I ate some of the best meals of my life in that city ... Bella Luna, Lola's, Café Degas, Jacquimo's, Antoine's, Delmonico's, Nirvana, Bennachin. I devoured Tee-Eva's pralines, smooth and rich as the ones my maternal grandmother once made, and snowballs served the only way they should be, with ice shaved so fine that it melts on its way to one's tongue.

Never one to enjoy being in a crowd, I avoided Mardi Gras in New Orleans all my life until this February. Three months earlier, Atria Books signed my first novel, set in 1920s New Orleans and present-day Louisiana. The only date my publisher and executive editor could visit with me was on Mardi Gras Day. After an astute, quiet driver brought us to our hotel, we were somehow presented with tickets to a private party at the Royal Sonesta Hotel. We spent three hours tossing beads to passers-by, amazed at the costumes, the abandon, and the number of tourists' bare breasts. The smell of alcohol intensified as the afternoon grew unseasonably warm and a sudden rain shower invoked Bourbon Street's heat.

My last visit to the city was on 12 August. I visited bookstores in Metairie and New Orleans, preparing for my novel's upcoming release. I had intended to bring my camera to take pictures of places mentioned in the book. If I met readers during my travels, I wanted to share photos of the landmarks those characters - and I - loved so much. I planned to return soon enough to take a few shots, purchase fountain-pen refills from Scriptura on Magazine Street, and eat a nice lunch. I had no idea I would not be able to return to the place I found so beautiful, so unique, so alive.

I just realised that I wrote this in past tense. I didn't intend to. I didn't know the shock had worn off to leave me with this grief so soon.

As I think about the places I visited, I find myself reflecting on the people of New Orleans. Miss Tee-Eva who made those pralines. Aaron at Top Drawer Antiques who sold me and my partner a number of pieces through the years. The cordial waiter at Bennachin whose name I didn't catch. The hundreds of natives with that unmistakable accent, the innocuous harshness so much like those from Brooklyn, New York mixed with creative grammatical contractions and Southern stretch of syllables. The hundreds of thousands of individuals who made that city hum - their diversity, their talents, their very lives.

I always felt tenacity and pride in the people of the city. As if, regardless of their differences, they all knew they lived in one of the most remarkable places in the world. Millions of others have been drawn to visit, and at times become part of, this power, this spirit. The city itself - the jazz clubs, shotgun houses and mansions, storefronts, parks--was simply the body in which it lived.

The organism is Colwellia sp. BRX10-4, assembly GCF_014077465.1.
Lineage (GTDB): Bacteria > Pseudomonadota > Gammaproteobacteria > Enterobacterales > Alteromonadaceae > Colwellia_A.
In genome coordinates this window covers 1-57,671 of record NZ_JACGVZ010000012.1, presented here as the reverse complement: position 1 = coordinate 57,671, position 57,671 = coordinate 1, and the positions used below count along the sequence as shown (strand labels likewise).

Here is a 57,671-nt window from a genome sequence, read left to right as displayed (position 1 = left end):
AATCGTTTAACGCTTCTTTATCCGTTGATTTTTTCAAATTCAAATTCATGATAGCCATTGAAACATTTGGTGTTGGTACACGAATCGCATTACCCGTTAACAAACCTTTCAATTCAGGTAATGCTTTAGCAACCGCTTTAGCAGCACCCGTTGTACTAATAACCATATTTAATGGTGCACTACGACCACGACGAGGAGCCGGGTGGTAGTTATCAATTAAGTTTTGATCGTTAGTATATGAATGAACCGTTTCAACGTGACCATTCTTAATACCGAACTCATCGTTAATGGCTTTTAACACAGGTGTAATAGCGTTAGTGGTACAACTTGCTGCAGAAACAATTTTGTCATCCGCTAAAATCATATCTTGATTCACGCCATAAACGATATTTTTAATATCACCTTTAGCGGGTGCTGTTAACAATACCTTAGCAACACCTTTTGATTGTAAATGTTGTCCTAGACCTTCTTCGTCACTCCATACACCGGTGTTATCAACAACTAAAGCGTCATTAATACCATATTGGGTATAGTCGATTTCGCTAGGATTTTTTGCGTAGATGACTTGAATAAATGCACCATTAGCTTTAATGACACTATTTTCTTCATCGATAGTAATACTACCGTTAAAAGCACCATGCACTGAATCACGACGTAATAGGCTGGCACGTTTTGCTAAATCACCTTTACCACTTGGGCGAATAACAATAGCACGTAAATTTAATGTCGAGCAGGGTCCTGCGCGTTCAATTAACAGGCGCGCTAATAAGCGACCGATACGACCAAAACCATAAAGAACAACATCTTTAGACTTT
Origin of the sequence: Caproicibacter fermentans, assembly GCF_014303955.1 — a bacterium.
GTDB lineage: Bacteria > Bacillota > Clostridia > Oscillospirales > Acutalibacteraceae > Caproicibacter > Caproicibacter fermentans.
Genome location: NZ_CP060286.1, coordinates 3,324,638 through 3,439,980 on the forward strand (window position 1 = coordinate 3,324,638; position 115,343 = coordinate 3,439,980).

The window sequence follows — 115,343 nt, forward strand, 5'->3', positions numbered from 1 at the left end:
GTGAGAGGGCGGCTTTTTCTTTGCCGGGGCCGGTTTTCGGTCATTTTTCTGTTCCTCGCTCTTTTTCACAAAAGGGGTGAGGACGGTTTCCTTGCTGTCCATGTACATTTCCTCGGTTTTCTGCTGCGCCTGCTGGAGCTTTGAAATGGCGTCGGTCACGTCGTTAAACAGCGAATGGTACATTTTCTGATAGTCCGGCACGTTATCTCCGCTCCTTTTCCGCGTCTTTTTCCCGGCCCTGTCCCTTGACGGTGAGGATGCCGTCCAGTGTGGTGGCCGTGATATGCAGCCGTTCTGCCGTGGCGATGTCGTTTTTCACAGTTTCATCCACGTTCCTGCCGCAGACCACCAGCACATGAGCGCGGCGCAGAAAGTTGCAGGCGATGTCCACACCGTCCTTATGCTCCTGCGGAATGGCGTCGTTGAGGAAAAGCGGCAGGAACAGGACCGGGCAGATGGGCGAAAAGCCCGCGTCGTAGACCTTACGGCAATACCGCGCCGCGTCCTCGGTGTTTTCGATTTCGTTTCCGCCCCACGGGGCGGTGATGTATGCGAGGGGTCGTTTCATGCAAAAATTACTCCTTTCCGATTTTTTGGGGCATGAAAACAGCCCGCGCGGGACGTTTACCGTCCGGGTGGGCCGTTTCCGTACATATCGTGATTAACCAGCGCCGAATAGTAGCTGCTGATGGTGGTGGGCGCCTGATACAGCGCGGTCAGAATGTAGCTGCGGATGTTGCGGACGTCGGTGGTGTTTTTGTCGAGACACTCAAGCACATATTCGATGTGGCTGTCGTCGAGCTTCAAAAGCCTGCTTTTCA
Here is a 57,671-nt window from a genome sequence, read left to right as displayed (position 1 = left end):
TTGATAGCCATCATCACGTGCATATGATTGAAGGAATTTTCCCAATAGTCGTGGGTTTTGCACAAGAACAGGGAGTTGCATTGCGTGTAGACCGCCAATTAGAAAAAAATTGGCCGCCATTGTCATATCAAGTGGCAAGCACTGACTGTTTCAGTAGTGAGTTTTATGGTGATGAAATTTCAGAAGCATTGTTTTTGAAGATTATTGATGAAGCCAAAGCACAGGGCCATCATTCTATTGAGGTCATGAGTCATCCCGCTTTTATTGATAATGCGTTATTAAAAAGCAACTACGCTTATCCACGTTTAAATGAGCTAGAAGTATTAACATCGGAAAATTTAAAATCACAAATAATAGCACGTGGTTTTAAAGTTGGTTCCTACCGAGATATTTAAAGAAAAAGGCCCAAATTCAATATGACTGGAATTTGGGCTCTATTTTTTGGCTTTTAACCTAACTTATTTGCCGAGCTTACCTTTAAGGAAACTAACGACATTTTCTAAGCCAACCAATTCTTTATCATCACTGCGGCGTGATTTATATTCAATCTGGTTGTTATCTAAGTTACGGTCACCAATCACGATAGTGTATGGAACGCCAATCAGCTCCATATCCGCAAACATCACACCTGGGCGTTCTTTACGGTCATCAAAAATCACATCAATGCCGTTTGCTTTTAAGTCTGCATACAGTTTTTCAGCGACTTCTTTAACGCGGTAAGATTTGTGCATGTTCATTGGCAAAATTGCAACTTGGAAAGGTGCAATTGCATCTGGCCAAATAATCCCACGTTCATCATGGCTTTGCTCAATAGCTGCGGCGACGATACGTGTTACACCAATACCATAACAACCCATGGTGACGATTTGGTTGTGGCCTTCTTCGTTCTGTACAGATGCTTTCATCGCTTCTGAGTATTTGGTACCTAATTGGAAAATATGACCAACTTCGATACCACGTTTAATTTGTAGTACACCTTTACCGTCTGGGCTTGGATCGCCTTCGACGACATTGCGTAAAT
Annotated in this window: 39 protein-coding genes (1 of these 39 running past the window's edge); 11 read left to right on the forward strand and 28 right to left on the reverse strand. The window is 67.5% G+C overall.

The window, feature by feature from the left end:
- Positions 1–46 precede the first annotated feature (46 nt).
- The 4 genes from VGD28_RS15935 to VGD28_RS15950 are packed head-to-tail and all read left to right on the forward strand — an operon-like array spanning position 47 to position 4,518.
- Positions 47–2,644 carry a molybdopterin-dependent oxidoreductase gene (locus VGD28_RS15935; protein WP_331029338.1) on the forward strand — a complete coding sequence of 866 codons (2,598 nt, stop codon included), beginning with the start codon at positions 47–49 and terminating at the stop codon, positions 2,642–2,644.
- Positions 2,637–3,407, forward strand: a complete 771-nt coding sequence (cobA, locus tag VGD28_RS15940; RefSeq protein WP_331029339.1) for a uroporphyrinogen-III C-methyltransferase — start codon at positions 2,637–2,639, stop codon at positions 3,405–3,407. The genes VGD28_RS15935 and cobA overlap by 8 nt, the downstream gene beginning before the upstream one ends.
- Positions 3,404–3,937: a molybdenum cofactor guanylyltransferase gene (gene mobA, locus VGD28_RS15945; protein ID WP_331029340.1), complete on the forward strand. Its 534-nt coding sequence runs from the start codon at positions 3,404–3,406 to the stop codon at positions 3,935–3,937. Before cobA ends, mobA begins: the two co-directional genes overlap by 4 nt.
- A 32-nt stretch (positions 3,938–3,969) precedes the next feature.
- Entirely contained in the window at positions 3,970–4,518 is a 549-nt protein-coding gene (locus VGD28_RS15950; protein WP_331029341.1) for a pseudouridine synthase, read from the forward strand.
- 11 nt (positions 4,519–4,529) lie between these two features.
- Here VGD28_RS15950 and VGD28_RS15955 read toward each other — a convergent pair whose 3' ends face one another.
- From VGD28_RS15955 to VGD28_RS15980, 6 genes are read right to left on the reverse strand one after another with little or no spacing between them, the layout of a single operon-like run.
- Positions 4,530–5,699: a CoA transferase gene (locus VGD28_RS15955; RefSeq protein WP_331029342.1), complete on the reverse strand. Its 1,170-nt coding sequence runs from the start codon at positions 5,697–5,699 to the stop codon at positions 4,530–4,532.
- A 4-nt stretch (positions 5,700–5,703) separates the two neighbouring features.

Right now, it's too soon to tell how New Orleans will be resurrected. My choice of words is deliberate. This hurricane didn't knock the wind out of New Orleans, it knocked out its life. I haven't been able to fathom that thousands of people have died and that with continued delays in providing food, water, shelter, and protection, we may lose thousands more.

Volunteers and private donations are crucial, but immediate, comprehensive support from our government and its resources must happen. The survivors must be a top priority. Anything less is unconscionable.

When Alison and I left Starbucks, I had no idea that she would depart hours later to go further north, a decision I supported and understood. The storm brought her to my doorstep, and the aftermath pulled her away. She left my home knowing her treasured Arts & Crafts house, circa 1911, was still strong and dry, built on the lip of the bowl that is New Orleans. She left with hope that several friends had been evacuated and knowing many more were alive and safe. When I told her goodbye, I knew it wasn't the last time I'd see her, but that the wait may be long. Rebuilding a life takes time. New Orleans, we miss you. Come back soon.

Ronlyn Domingue's first novel, 'The Mercy of Thin Air', will be published in October by Simon & Schuster. She is a native of Louisiana.